Two Opposing Visions of Corporate Sovereignty

On November 3rd Joshua Barkan and David Ciepley presented their papers at the Sawyer Seminar on Corporations and International Law on corporate sovereignty and its relationship to international law. Both papers shared the same thematic emphasis on how corporate power is manifested and maintained in relation to state power, and how the two can even overlap in certain instances. However, they addressed this topic in very different ways. Dr. Barkan focused on how corporations acquire and manage land through the law, using the Bureau of Land Management as a contemporary example. Dr. Ciepley’s paper outlined the corporation’s legal relationship to the state and then sketched out three “corporate” ages of history, which can be determined through analyzing the push-pull dynamic between the two entities.

I was particularly interested to hear Dr. Barkan and Dr. Ciepley discuss what I interpreted as their opposing visions on corporate sovereignty. Dr. Ciepley’s paper (as well as many of his other works) clearly argues for the notion that corporate power is subordinate to state power. In his words, “the only thing that distinguishes it [the corporation] from a sovereign government is that is legally subordinate to one.”[1] This doesn’t mean that the corporation can’t push back against the state. Ciepley allows for such a process in his analysis; when a corporation is so successful that it manages to usurp state sovereignty in some manner, he calls it “corporate capture.”[2] In contrast, Dr. Barkan presents corporate power and state power as operating on the same plane of sovereignty, at least in the nineteenth, twentieth, and twenty-first centuries, due to the capitalist regime under which most states structure their political and legal systems. In my mind, these two conceptions of corporate power oppose each other fundamentally; one views the relationship as hierarchical, the other envisions two different sovereignties as existing parallel to one another.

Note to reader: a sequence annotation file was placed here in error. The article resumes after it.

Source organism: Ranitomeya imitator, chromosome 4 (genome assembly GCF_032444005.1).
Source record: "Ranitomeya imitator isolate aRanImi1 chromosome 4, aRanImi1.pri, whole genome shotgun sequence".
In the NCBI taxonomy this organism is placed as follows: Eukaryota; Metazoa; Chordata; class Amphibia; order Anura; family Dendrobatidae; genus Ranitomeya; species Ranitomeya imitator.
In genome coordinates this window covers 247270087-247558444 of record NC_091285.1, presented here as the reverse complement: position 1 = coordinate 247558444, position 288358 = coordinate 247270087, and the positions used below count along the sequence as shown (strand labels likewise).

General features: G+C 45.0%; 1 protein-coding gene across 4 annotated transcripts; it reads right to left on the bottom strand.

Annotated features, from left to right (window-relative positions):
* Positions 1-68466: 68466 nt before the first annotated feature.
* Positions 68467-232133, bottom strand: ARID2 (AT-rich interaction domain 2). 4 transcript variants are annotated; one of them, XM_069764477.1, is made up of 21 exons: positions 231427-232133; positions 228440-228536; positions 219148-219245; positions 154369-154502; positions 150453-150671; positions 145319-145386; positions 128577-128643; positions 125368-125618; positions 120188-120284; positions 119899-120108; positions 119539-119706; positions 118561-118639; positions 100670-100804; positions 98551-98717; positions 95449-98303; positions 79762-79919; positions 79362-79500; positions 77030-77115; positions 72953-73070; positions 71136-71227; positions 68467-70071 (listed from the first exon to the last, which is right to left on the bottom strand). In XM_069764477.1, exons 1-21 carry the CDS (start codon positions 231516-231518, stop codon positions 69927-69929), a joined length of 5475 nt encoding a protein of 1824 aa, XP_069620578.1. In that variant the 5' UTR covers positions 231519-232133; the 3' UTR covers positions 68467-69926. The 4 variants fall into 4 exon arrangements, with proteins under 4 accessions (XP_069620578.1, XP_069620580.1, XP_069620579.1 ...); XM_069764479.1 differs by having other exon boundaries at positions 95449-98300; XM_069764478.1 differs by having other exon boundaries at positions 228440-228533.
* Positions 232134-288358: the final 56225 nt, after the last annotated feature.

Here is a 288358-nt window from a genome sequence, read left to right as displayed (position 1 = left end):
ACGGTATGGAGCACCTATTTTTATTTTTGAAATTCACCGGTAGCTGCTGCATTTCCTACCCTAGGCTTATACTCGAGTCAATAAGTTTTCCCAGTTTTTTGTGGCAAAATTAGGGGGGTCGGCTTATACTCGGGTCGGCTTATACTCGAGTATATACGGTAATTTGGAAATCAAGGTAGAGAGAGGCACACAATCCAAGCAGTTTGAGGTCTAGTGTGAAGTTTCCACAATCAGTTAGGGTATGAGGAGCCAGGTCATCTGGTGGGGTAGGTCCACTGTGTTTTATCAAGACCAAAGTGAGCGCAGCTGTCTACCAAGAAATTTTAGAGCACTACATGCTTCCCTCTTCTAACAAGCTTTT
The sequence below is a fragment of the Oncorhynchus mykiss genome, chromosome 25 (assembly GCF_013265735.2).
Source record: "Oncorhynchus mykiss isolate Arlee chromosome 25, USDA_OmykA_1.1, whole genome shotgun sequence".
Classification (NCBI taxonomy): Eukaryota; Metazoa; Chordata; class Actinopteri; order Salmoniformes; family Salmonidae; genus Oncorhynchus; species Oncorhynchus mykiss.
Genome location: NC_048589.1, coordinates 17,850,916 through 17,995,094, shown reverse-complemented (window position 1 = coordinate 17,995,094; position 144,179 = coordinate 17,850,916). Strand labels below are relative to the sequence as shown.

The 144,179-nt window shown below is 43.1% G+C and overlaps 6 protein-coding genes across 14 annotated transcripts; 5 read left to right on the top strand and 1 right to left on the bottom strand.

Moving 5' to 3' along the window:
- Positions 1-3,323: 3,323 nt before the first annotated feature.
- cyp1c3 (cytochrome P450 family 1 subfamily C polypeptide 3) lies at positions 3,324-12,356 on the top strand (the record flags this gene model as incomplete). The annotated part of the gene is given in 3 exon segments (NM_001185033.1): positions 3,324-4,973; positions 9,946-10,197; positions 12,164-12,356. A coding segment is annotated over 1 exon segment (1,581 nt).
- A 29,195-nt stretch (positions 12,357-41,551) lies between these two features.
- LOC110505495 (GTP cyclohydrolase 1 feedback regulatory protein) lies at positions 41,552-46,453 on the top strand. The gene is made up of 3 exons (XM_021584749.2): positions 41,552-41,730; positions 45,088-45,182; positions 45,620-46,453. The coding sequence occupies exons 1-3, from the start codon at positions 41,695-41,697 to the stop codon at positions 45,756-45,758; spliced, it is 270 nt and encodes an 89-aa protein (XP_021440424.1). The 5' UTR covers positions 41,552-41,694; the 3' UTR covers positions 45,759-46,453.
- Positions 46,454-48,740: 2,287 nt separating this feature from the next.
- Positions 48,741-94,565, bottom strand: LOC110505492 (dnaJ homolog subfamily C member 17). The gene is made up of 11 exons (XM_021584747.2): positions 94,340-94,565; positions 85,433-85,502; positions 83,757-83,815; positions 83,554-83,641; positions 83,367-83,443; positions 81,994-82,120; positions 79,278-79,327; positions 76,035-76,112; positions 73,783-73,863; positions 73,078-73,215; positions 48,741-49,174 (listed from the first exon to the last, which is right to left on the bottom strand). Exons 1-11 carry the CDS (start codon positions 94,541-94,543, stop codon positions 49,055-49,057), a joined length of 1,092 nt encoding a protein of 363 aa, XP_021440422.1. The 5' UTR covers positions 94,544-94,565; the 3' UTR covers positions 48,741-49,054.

Interestingly, Dr. Barkan’s response was that he didn’t necessarily view their conceptions of corporate power as opposing each other. Instead, he described corporate power as an “alternative modality” to state sovereignty—not necessarily subordinate or superior, but inextricably intertwined, a “mobius strip” of sovereign power manifested in different ways. This description neatly resonated with his paper and with the analysis presented in his book. However, I still can’t help but detect a contrast between a “mobius strip” of sovereign relations where state and corporate power are intimately related and Dr. Ciepley’s clearly articulated hierarchy of legal relations between the state and the corporations to which it grants legal power.

Consequently, Dr. Barkan’s response prompted me to reconsider how their conceptions may share more commonality that I thought in the first place, or how one could shift or adapt each model in order to create more overlap. For one thing, multinational corporations problematize Dr. Ciepley’s argument a bit. What does it mean for his model when a multinational corporation interacts with a state that didn’t originally grant its legal rights? The relationship is no longer purely hierarchical. When corporations with massive financial power interact with smaller states (think of Apple negotiating with Greece), are they operating on the same sovereign plane? Does the global market slightly even out, in some way, Dr. Ciepley’s vision of corporate power as completely subordinate to state power?

Related to this line of thought, I also considered the significance of other kinds of power beyond purely legal authority, which is what structures Dr. Ciepley’s hierarchical model of the state/corporation relationship. Although a state may birth a corporation into its initial legal existence, other kinds of power that it accrues must be reckoned with. Consider, again, enormous multinational corporations such as Apple. Is there any question of the United States dissolving Apple? What does that say about Apple’s political and financial power, its hold in other states, even if it’s original “charter” was granted in the United States? In a certain sense, this perspective evens out Dr. Ciepley’s model of corporate sovereignty. Or, alternatively, are the examples I’ve described above merely examples of “corporate capture”?

Ultimately, I’m not sure I have a solid answer to my question. I still doubt that Dr. Ciepley and Dr. Barkan’s distinct visions of corporate power can be reconciled so easily, but nor are they so distinct as I originally thought. I suspect I’ll be puzzling out the answer for the rest of the seminar.

[1]. David Ciepley, “Three Corporate Ages and the Dynamics of Western History” (excerpts of a working paper presented at the Sawyer Seminar on Corporations and International Law, Duke University, November 3rd), 3.

[2]. David Ciepley, 7.

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